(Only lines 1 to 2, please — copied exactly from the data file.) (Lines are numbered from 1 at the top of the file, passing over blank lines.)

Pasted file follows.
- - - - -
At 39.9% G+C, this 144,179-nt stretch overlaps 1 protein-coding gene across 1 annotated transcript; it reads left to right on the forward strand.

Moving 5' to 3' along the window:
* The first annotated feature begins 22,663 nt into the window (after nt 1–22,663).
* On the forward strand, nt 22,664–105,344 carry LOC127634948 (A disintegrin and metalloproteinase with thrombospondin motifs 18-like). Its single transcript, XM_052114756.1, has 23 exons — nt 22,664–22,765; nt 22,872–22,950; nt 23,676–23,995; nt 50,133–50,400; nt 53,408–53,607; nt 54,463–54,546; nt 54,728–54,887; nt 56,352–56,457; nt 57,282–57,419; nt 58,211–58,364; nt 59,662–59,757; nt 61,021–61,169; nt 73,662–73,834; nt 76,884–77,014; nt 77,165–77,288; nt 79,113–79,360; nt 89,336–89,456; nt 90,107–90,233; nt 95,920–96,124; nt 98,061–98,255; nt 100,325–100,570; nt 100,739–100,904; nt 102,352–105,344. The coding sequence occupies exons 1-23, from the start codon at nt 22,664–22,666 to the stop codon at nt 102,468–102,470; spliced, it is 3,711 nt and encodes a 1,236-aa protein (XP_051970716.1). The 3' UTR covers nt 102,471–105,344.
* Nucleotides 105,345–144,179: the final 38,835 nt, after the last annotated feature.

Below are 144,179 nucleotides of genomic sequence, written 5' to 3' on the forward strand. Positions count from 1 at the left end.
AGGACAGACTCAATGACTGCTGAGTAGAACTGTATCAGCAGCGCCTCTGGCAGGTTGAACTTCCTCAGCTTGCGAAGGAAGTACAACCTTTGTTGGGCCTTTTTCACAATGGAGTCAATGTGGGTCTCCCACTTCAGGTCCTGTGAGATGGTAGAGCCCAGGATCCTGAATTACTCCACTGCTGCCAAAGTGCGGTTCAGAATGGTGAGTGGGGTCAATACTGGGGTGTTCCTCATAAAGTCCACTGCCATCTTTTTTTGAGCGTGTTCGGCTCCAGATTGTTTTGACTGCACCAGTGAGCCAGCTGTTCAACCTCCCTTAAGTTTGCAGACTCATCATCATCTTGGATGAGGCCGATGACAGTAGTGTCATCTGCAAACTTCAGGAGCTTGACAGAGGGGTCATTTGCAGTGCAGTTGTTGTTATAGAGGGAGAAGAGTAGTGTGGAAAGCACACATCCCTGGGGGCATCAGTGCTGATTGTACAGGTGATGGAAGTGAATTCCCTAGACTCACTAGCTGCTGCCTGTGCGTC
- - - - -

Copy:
At 39.9% G+C, this 144,179-nt stretch overlaps 1 protein-coding gene across 1 annotated transcript; it reads left to right on the forward strand.

Moving 5' to 3' along the window: